This page is part of the web mail archives of SRFI 50 from before July 7th, 2015. The new archives for SRFI 50 contain all messages, not just those from before July 7th, 2015.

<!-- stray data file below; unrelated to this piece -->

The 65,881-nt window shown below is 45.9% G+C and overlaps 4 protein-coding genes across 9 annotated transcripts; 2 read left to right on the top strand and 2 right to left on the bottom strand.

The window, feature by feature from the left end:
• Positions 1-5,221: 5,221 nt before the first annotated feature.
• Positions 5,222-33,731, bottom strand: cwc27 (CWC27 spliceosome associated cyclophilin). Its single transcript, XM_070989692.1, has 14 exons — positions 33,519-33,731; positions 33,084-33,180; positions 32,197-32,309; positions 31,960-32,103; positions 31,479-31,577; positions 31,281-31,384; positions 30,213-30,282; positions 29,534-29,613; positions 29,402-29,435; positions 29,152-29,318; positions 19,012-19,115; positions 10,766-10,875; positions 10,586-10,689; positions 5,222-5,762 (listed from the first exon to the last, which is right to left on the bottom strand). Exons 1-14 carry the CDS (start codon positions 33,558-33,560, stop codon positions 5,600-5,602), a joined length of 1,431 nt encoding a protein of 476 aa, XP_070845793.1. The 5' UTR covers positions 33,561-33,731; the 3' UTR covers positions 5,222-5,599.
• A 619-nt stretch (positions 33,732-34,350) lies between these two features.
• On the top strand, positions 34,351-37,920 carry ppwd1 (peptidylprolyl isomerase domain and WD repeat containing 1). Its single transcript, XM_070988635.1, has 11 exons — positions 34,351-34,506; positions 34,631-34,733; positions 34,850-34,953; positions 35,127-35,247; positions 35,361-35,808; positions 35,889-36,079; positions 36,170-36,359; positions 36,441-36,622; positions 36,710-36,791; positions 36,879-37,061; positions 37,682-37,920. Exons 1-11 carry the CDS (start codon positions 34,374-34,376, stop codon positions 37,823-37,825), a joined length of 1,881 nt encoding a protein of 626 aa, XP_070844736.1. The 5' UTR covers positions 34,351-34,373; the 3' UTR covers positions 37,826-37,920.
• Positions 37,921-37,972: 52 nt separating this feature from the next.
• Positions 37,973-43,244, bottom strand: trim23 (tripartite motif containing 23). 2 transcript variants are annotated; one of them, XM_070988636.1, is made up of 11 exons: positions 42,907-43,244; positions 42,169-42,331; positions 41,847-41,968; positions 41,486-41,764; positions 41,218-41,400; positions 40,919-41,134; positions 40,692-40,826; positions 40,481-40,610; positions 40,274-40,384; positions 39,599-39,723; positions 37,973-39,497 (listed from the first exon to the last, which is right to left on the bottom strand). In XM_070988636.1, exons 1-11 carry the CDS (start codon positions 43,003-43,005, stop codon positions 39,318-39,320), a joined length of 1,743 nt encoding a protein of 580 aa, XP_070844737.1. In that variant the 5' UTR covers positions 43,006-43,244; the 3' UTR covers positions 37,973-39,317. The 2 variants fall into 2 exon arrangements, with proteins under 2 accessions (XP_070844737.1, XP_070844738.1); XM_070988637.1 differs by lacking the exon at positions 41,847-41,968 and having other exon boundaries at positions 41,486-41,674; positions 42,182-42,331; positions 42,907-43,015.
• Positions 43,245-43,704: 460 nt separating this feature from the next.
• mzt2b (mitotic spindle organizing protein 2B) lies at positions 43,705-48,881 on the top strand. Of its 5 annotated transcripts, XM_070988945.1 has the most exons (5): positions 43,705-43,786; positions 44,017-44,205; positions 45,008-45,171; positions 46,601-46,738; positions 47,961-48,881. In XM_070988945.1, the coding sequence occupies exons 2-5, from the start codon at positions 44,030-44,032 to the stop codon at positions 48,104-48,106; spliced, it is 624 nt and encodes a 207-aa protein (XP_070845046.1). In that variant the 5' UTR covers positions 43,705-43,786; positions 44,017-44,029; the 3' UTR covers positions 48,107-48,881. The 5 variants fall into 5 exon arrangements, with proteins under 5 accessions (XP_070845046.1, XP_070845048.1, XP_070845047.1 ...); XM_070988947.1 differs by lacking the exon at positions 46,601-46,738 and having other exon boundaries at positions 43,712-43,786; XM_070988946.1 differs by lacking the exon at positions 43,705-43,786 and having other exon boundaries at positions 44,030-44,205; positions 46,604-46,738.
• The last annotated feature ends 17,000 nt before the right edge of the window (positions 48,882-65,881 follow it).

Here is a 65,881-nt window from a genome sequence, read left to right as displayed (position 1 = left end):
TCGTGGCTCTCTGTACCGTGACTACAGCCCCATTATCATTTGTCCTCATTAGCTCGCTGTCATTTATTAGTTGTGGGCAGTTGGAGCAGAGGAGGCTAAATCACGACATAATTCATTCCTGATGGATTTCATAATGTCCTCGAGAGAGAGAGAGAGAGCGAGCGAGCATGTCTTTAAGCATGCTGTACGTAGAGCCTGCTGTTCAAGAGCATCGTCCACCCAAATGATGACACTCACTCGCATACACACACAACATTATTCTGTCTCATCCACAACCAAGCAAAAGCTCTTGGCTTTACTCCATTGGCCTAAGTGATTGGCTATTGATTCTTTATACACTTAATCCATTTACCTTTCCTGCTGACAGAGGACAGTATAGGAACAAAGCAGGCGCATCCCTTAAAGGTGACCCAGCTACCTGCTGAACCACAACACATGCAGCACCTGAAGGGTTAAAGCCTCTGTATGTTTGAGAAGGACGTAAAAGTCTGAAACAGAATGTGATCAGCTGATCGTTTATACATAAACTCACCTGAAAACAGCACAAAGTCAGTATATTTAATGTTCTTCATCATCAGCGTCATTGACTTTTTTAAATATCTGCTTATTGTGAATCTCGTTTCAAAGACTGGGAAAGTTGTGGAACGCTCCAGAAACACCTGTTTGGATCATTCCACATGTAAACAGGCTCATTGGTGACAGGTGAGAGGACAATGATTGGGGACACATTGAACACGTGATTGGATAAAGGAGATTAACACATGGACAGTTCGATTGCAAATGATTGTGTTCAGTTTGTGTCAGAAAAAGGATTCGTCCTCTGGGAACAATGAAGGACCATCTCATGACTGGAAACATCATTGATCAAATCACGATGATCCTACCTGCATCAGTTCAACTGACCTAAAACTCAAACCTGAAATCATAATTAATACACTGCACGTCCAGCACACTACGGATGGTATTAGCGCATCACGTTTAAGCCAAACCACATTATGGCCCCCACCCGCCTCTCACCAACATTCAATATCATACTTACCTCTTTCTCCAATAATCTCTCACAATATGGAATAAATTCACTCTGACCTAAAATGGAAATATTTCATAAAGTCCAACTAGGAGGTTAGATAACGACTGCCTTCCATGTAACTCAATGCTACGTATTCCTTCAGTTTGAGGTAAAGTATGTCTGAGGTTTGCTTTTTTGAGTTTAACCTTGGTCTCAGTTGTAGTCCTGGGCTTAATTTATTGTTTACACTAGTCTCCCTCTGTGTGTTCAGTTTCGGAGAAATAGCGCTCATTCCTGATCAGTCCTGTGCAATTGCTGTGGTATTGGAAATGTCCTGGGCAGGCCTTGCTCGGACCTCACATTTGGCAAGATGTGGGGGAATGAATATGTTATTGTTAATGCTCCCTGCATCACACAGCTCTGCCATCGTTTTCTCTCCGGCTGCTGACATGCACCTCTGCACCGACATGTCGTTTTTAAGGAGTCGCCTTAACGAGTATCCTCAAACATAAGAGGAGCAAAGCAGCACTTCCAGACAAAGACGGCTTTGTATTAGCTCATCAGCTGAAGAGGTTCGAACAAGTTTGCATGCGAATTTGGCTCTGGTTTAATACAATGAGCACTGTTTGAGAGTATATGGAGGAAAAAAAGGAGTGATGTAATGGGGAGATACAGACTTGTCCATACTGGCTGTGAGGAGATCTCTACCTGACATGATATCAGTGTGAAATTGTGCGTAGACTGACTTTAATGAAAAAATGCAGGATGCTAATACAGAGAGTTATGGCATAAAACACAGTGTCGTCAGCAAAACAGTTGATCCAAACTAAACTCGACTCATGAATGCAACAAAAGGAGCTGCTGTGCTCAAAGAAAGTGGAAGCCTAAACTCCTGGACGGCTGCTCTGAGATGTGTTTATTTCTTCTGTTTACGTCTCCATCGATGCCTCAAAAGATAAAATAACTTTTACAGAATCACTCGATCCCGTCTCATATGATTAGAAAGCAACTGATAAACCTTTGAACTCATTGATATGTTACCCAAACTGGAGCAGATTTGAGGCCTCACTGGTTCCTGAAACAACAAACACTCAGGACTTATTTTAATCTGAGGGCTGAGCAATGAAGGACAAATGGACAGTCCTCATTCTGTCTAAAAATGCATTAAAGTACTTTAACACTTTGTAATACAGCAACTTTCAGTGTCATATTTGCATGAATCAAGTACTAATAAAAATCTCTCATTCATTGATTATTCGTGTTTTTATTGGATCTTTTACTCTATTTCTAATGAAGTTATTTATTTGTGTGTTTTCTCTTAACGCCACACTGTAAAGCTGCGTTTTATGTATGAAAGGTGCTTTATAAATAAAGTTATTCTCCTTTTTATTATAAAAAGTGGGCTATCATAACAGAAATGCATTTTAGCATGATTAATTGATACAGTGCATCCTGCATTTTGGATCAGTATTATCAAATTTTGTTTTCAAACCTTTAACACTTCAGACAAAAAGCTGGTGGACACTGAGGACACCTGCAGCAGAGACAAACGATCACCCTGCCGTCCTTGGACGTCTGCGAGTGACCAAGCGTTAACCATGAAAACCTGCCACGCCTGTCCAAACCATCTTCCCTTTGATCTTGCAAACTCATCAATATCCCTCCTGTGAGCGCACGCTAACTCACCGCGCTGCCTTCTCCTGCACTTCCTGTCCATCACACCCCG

"features"? It's basically ASCII, as such useful beyond Scheme because it's sufficient to process most text written in English, which is fine by me; but arguably insufficient otherwise. There's a distinct advantage to keeping the character set in which the language is specified in (and is capable of processing itself), distinct from the character set it can utilize to process arbitrary language text, as otherwise it becomes too easy to then rationalize utilizing characters specified within the broader character set within program code, which would then truly needlessly limit the code's portability, from both a machine as well as human perspective. (As I don't believe it's productive to anyone to attempt to interpret code utilizing symbols written/spelled in arbitrary languages and corresponding character sets; but is clearly useful to enable portable programs to be written to process such arbitrary text). -paul- > From: tb@xxxxxxxxxx (Thomas Bushnell, BSG) >> Paul Schlie <schlie@xxxxxxxxxxx> writes: >> Or one could more simply reinforce the notion scheme's character type is >> simply distinct from (although likely a subset of) the definition of a >> new character type targeted to support more generalized text processing >> than is minimally necessary to support the definition and processing of >> the scheme language itself (which is all that scheme's character type is >> specified/suited to be sufficient for). > > The Scheme character type includes many features designed to make it > more "useful", which are completely unnecessary for the simple task of > parsing Scheme. This creates the problem that people may *use* it for > tasks other than just parsing Scheme (as indeed they do), and thus > programs which use it for those tasks will be ill suited to richer > environments. > > Thomas